The same night, the SBU and the Navy reportedly attacked the oil depot at the Kavkaz Port, which stored oil products destined for Crimea, according to the source.

Read also: Ukraine war latest: Russian ferry crossing, 4 patrol boats struck in Crimea, military says

We’ve been working hard to bring you independent, locally-sourced news from Ukraine. Consider supporting the Kyiv Independent .

COMMENTS

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  12. President Michael D Higgins says homework should be…

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  13. Children back the President on banning homework (Surprise ...

    Irish Daily Mail. Children back the President on banning homework (Surprise, surprise!) 2023-03-14 - By Brian Mahon and Ken Foxe [email protected]. PRESIDENT Michael D Higgins provoked a flurry of letters to the Education Minister's office after suggesting that homework should be banned, documents released under the Freedom of Informatio­n ...

  14. Irish air hostess Tori Towey travel ban to be lifted as Taoiseach

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    The President of Ireland has made his thoughts known about homework, saying it should be left at the gate and children should be able to use their leisure time for "creative things". Speaking to RTE's news2day - a current affairs and news programme for children, Michael D Higgins answered questions on a wide range of topics, the Irish Mirror ...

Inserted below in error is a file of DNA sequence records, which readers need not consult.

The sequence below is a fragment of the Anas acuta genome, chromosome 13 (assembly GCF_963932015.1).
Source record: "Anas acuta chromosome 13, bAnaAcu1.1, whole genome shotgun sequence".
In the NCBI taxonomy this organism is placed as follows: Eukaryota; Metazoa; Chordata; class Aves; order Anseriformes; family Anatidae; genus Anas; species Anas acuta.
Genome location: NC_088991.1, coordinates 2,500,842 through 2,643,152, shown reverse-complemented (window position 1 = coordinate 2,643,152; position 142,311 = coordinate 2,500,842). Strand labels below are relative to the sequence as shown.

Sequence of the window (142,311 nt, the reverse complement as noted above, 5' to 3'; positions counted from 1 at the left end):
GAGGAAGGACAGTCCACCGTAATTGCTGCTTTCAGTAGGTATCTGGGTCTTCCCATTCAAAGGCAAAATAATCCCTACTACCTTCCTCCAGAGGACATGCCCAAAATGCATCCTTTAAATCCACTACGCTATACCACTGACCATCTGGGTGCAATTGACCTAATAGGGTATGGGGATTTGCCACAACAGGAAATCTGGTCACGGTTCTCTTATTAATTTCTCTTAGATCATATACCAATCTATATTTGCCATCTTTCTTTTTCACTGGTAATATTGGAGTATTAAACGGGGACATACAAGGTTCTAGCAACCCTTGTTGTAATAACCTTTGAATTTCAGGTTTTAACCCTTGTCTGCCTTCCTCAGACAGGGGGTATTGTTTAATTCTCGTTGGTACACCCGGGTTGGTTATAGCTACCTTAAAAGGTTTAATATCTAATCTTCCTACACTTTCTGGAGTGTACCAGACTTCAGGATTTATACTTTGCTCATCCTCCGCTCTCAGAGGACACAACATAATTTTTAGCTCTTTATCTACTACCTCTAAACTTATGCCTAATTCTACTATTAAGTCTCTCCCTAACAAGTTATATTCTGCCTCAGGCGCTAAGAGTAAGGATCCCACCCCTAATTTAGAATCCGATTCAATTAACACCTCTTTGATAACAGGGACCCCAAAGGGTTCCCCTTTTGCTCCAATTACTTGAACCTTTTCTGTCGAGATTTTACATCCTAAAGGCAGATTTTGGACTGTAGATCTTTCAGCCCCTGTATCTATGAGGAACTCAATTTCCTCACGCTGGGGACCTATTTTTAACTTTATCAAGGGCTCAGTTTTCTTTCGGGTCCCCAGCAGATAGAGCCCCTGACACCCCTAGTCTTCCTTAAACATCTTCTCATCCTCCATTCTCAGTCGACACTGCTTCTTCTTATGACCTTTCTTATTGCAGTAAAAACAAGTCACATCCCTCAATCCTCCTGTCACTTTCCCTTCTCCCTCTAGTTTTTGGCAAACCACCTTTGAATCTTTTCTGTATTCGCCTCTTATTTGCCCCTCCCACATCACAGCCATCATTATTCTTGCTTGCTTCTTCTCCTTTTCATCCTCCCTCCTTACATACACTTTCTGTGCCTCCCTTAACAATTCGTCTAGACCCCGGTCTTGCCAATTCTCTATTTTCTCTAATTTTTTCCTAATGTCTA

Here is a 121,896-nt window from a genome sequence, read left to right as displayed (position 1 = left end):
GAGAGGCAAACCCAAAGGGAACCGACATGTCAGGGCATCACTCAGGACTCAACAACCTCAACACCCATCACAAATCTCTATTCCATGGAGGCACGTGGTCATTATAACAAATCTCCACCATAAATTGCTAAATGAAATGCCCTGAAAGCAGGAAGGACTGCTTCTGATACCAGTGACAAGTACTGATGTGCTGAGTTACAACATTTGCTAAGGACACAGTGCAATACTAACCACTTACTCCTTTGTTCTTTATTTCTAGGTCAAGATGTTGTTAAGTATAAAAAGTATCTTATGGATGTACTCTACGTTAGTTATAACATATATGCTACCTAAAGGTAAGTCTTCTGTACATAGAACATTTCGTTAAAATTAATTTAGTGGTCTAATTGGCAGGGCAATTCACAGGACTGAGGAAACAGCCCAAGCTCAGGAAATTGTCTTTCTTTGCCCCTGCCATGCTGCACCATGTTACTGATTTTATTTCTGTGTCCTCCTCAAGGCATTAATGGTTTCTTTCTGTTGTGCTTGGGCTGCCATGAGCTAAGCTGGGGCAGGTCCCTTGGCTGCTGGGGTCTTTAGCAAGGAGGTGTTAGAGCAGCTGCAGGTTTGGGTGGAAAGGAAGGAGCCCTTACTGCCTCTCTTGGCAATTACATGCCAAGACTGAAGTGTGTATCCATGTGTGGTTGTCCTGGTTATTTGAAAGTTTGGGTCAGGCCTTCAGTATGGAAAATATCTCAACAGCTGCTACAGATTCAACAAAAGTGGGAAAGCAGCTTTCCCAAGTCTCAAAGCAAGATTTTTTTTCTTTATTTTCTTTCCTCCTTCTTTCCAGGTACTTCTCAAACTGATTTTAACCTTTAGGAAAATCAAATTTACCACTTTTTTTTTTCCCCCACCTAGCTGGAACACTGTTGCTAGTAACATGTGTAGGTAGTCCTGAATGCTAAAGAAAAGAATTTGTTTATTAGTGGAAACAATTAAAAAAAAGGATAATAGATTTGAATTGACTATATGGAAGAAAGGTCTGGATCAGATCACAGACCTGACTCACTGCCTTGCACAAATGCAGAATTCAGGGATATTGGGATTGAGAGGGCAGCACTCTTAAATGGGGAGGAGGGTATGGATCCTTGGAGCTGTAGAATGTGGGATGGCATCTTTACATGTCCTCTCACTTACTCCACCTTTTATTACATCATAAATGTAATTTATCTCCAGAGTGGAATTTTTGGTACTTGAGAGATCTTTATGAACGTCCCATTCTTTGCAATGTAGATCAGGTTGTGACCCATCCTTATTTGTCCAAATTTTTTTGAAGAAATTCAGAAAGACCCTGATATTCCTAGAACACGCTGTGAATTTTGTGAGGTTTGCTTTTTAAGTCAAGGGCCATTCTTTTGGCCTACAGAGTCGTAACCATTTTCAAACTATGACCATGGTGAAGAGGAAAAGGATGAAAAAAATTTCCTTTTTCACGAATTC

17. BREAKING: Travel ban on Irish woman in Dubai lifted

    The Taoiseach has confirmed the travel ban against 28-year-old Tori Towey has just been lifted. A ban preventing an Irish woman from leaving Dubai has been lifted. Tori Towey from Boyle in Roscommon is facing potential jailtime for attempted suicide and drinking alcohol. It's after she allegedly suffered domestic abuse at her home in the UAE.

  18. Taoiseach confirms Tori Towey Dubai travel ban lifted ...

    Taoiseach Simon Harris has confirmed that the travel ban preventing Irish woman Tori Towey from leaving Dubai has been lifted. ... Join the Irish Mirror's breaking news service on WhatsApp.

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  20. Criminal courts grind to a halt as barristers strike ...

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  21. Ukraine hits another oil depot in southwestern Russia near occupied

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  22. Source: SBU hits 2 oil depots in Russia's Krasnodar Krai

    Ukraine's State Security Service (SBU) hit two oil depots in Russia's Krasnodar Krai overnight on May 9, a source privy to the information told the Kyiv Independent.

  23. Updated: Ukraine strikes ferry crossing, oil depots in Russia's ...

    Ukrainian forces struck a ferry crossing and an oil depot at Port Kavkaz in Russia's Krasnodar Krai overnight on May 31, the General Staff of Ukraine's Armed Forces reported.